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A Beautiful Business Opportunity; Give Tax Reform A Chance


April 22, 2004
Copyright © 2004 CARIBBEAN BUSINESS. All Rights Reserved.

A beautiful business opportunity: Beauty is big business in Puerto Rico, and it is certain to become even more so in the years to come.

Not that long ago, the beauty industry on the island was limited to cosmetics and fragrance counters at local pharmacies and department stores. Beauty parlors were relatively small locales for women exclusively to have their hair fixed and their nails done.

Not any more. The retail beauty industry has grown and continues to grow by leaps and bounds, and has become more sophisticated than anyone could have foreseen a few years ago. And it no longer caters exclusively to women. Men have become avid consumers of beauty products and services, giving the industry a whole new market to develop and exploit.

The variety of cosmetics, fragrances, hair & skin treatments, and other beauty products for both men and women has grown to mind-boggling proportions.

So have the services: In the past few years, being beautiful has also come to mean being fit and healthy. Gyms for both men and women have become big business. And a number of spas and wellness centers that combine healthy dietary regimes with exercises and massage have sprung up all over the island.

The local market for beauty-related medical procedures has also grown tremendously. The cosmetic surgical procedures to which only a privileged few had access in the ’70s have become commonplace.

The mainstay of the beauty industry continues to be women’s cosmetics. According to sources, local sales by major cosmetics companies, such as L’Oreal, Estee Lauder, and Ebel, surpass $200 million a year. That figure continues to grow, with most of them reporting double-digit growth every year.

Not only that. Compared with other markets, Puerto Rico stands out in terms of sales per consumer. L’Oreal, for example, reported that consolidated sales from Puerto Rico are higher than from larger markets such as Venezuela and Colombia.

Locally, the beauty industry has become an area of opportunity for more and more small businesses. It used to be that, with few exceptions, perfumes and cosmetics were sold only in anchor department stores in shopping malls. Today, one sees many small stores, salons, and even kiosks or carts devoted solely to beauty products.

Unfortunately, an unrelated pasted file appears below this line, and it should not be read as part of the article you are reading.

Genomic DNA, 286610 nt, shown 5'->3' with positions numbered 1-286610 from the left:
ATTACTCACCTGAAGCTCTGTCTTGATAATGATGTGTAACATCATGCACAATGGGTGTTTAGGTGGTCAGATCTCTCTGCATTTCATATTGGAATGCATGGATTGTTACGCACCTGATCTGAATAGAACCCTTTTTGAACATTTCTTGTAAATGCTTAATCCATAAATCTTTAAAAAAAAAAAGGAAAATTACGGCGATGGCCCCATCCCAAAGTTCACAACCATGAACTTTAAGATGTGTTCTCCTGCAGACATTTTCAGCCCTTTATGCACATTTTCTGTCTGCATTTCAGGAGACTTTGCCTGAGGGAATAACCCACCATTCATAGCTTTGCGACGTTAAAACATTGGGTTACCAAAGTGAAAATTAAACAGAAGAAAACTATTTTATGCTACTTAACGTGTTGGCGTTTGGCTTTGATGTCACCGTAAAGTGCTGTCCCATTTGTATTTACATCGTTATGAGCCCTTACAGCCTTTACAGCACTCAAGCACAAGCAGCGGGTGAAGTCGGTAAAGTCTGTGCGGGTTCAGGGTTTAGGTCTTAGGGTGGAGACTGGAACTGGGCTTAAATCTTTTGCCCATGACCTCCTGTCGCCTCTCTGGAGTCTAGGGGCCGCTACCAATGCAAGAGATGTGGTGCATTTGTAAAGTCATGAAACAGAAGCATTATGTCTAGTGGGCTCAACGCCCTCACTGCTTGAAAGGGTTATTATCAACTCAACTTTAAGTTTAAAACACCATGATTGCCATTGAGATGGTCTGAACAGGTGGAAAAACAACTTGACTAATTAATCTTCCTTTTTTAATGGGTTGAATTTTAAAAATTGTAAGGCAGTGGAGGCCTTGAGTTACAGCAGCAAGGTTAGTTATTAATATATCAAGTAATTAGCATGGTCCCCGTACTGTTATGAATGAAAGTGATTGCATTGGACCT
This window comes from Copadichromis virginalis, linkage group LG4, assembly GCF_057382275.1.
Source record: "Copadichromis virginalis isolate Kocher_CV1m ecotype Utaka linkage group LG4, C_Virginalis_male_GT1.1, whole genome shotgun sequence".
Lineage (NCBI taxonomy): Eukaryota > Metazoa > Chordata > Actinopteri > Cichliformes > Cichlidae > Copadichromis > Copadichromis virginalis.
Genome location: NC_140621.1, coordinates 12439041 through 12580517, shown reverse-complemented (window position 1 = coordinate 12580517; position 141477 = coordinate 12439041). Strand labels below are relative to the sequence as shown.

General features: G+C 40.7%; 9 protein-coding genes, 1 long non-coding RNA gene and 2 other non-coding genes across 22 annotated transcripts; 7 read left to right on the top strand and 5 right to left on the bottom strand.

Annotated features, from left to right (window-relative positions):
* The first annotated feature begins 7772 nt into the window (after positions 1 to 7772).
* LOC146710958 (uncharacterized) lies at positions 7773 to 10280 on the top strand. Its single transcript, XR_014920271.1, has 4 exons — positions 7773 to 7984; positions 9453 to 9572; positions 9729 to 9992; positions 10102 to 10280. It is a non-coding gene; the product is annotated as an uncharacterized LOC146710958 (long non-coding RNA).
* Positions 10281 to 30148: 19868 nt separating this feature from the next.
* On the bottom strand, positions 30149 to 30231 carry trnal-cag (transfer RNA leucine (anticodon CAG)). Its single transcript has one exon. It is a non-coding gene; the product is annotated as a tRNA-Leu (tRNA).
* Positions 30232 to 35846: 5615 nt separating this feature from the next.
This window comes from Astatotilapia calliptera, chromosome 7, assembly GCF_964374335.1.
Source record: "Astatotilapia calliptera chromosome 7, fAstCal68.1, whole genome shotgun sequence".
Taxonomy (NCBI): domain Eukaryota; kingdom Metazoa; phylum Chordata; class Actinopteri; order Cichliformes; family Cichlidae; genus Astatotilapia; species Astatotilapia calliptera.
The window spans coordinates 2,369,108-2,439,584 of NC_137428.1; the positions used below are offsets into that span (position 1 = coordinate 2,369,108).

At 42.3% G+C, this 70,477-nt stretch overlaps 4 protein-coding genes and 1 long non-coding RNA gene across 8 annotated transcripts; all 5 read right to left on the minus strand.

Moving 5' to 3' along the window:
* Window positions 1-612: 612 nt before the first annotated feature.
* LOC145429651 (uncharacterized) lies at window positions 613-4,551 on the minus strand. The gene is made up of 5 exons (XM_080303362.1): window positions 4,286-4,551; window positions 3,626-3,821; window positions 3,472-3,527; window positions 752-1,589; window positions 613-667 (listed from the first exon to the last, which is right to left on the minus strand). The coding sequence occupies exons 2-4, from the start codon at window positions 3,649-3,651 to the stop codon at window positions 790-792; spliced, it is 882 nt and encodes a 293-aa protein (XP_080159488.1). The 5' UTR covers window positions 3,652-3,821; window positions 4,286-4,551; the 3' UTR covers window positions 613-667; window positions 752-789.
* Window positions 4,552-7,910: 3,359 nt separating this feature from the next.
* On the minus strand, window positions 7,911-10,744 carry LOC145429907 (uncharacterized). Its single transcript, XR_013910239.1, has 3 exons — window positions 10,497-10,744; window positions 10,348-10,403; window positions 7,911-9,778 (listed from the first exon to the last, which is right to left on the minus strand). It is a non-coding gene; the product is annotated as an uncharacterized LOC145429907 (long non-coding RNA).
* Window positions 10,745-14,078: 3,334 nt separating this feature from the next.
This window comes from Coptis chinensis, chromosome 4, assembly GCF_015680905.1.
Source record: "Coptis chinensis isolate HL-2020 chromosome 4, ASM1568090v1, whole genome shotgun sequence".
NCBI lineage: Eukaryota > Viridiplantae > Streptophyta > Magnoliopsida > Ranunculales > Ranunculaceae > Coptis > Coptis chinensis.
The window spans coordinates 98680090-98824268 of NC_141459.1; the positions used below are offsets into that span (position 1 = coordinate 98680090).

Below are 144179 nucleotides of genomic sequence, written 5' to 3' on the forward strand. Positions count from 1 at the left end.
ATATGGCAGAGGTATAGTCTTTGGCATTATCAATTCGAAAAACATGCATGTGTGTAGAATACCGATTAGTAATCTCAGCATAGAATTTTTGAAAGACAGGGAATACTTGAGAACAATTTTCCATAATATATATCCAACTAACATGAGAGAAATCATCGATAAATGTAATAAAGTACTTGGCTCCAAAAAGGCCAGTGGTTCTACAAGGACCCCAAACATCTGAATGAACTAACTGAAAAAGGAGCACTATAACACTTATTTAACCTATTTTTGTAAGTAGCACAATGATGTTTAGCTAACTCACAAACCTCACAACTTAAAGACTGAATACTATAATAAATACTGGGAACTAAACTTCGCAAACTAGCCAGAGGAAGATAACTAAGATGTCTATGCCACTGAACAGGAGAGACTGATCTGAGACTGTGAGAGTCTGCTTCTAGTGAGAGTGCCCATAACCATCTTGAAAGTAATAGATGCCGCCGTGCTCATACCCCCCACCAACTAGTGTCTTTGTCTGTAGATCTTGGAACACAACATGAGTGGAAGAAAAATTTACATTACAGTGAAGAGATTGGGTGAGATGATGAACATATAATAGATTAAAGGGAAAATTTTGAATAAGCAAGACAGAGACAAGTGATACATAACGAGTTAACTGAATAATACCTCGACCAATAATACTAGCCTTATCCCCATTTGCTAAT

Looking good and feeling healthy will continue to score high on the list of priorities of local consumers, and therefore will continue to represent a great business opportunity for both large and small companies in Puerto Rico.

Give tax reform a chance

The long-awaited tax reform study released last week (CB April 15) by the local State Society of Certified Public Accountants (CPAs) deserves careful consideration and action.

After weighing the pros and cons of the sales tax and value-added tax (VAT) systems, the study calls for replacing our current excise tax (arbitrios) system with a sales tax. Among other things, the CPAs noted that a sales tax could be implemented faster and would be more economical to administer than a VAT.

In our view, the important thing is the consensus that has been reached in the past couple of years among tax experts, private-sector business associations, economists, and government officials about the desirability of replacing the awkward and arcane 6.6% arbitrios system with a point-of-sale tax.

Even more important, we take heart from the repeated statements of Treasury Secretary Juan Flores Galarza and others that the move would be accompanied by a revamp of our present income tax structure to ensure the middle class doesn’t get squished.

At this point, it would be fanciful to expect the present administration and Legislature to move on such an important and complex matter in an election year. But we expect the next administration and the next Legislature to act promptly on it for the good of Puerto Rico.

This Caribbean Business article appears courtesy of Casiano Communications.
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